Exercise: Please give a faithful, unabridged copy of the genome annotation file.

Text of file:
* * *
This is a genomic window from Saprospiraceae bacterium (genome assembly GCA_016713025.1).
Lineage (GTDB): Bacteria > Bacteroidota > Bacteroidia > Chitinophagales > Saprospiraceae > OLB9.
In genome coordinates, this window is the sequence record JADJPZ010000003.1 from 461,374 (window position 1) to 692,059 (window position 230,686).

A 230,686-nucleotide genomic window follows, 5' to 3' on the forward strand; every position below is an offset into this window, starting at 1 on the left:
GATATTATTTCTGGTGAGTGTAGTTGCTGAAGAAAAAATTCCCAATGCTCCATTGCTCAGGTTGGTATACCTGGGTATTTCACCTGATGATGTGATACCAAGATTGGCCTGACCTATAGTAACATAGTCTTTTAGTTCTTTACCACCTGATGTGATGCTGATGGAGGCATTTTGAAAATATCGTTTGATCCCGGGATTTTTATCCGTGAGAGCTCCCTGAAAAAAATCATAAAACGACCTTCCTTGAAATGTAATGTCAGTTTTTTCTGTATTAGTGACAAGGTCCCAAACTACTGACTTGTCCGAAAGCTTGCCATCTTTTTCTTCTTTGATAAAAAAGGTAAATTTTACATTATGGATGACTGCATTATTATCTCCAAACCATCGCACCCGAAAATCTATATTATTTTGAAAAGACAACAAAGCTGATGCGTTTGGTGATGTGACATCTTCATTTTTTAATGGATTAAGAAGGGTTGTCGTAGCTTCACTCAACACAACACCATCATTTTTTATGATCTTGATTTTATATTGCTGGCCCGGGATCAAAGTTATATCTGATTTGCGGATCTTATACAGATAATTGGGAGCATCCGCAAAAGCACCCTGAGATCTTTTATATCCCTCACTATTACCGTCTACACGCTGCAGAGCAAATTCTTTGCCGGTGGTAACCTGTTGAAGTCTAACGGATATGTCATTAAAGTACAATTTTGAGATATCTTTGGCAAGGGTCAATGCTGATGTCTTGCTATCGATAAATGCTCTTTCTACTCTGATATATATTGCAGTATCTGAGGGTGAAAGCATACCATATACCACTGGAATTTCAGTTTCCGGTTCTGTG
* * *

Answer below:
This is a genomic window from Saprospiraceae bacterium (genome assembly GCA_016713025.1).
Lineage (GTDB): Bacteria > Bacteroidota > Bacteroidia > Chitinophagales > Saprospiraceae > OLB9.
In genome coordinates, this window is the sequence record JADJPZ010000003.1 from 461,374 (window position 1) to 692,059 (window position 230,686).

A 230,686-nucleotide genomic window follows, 5' to 3' on the forward strand; every position below is an offset into this window, starting at 1 on the left:
GATATTATTTCTGGTGAGTGTAGTTGCTGAAGAAAAAATTCCCAATGCTCCATTGCTCAGGTTGGTATACCTGGGTATTTCACCTGATGATGTGATACCAAGATTGGCCTGACCTATAGTAACATAGTCTTTTAGTTCTTTACCACCTGATGTGATGCTGATGGAGGCATTTTGAAAATATCGTTTGATCCCGGGATTTTTATCCGTGAGAGCTCCCTGAAAAAAATCATAAAACGACCTTCCTTGAAATGTAATGTCAGTTTTTTCTGTATTAGTGACAAGGTCCCAAACTACTGACTTGTCCGAAAGCTTGCCATCTTTTTCTTCTTTGATAAAAAAGGTAAATTTTACATTATGGATGACTGCATTATTATCTCCAAACCATCGCACCCGAAAATCTATATTATTTTGAAAAGACAACAAAGCTGATGCGTTTGGTGATGTGACATCTTCATTTTTTAATGGATTAAGAAGGGTTGTCGTAGCTTCACTCAACACAACACCATCATTTTTTATGATCTTGATTTTATATTGCTGGCCCGGGATCAAAGTTATATCTGATTTGCGGATCTTATACAGATAATTGGGAGCATCCGCAAAAGCACCCTGAGATCTTTTATATCCCTCACTATTACCGTCTACACGCTGCAGAGCAAATTCTTTGCCGGTGGTAACCTGTTGAAGTCTAACGGATATGTCATTAAAGTACAATTTTGAGATATCTTTGGCAAGGGTCAATGCTGATGTCTTGCTATCGATAAATGCTCTTTCTACTCTGATATATATTGCAGTATCTGAGGGTGAAAGCATACCATATACCACTGGAATTTCAGTTTCCGGTTCTGTG